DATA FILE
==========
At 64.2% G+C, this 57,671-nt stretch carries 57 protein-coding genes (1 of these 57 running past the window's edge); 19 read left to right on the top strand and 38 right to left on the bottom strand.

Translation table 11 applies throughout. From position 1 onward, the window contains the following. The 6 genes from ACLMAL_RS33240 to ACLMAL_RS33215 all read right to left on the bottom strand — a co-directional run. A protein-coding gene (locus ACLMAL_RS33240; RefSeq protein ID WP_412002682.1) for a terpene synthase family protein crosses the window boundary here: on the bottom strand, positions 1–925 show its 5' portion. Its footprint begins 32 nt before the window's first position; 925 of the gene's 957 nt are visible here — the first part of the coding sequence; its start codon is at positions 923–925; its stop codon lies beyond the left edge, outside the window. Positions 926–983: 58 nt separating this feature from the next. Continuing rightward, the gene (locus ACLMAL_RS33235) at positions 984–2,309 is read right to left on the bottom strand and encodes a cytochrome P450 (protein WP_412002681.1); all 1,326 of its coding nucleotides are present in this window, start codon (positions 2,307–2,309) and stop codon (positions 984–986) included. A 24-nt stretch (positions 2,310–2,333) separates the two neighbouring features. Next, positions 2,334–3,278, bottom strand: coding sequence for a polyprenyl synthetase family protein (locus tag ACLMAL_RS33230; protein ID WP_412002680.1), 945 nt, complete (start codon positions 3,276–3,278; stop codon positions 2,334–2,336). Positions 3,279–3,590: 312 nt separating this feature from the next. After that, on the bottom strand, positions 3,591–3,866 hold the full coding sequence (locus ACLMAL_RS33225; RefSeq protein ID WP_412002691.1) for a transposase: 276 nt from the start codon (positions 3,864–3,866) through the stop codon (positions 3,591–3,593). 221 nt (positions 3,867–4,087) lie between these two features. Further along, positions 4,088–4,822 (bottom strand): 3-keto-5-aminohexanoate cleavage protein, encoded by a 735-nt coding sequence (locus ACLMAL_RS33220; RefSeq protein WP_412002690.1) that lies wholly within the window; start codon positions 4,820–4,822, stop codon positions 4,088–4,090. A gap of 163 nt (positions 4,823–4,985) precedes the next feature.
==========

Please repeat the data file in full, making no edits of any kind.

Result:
At 64.2% G+C, this 57,671-nt stretch carries 57 protein-coding genes (1 of these 57 running past the window's edge); 19 read left to right on the top strand and 38 right to left on the bottom strand.

Translation table 11 applies throughout. From position 1 onward, the window contains the following. The 6 genes from ACLMAL_RS33240 to ACLMAL_RS33215 all read right to left on the bottom strand — a co-directional run. A protein-coding gene (locus ACLMAL_RS33240; RefSeq protein ID WP_412002682.1) for a terpene synthase family protein crosses the window boundary here: on the bottom strand, positions 1–925 show its 5' portion. Its footprint begins 32 nt before the window's first position; 925 of the gene's 957 nt are visible here — the first part of the coding sequence; its start codon is at positions 923–925; its stop codon lies beyond the left edge, outside the window. Positions 926–983: 58 nt separating this feature from the next. Continuing rightward, the gene (locus ACLMAL_RS33235) at positions 984–2,309 is read right to left on the bottom strand and encodes a cytochrome P450 (protein WP_412002681.1); all 1,326 of its coding nucleotides are present in this window, start codon (positions 2,307–2,309) and stop codon (positions 984–986) included. A 24-nt stretch (positions 2,310–2,333) separates the two neighbouring features. Next, positions 2,334–3,278, bottom strand: coding sequence for a polyprenyl synthetase family protein (locus tag ACLMAL_RS33230; protein ID WP_412002680.1), 945 nt, complete (start codon positions 3,276–3,278; stop codon positions 2,334–2,336). Positions 3,279–3,590: 312 nt separating this feature from the next. After that, on the bottom strand, positions 3,591–3,866 hold the full coding sequence (locus ACLMAL_RS33225; RefSeq protein ID WP_412002691.1) for a transposase: 276 nt from the start codon (positions 3,864–3,866) through the stop codon (positions 3,591–3,593). 221 nt (positions 3,867–4,087) lie between these two features. Further along, positions 4,088–4,822 (bottom strand): 3-keto-5-aminohexanoate cleavage protein, encoded by a 735-nt coding sequence (locus ACLMAL_RS33220; RefSeq protein WP_412002690.1) that lies wholly within the window; start codon positions 4,820–4,822, stop codon positions 4,088–4,090. A gap of 163 nt (positions 4,823–4,985) precedes the next feature.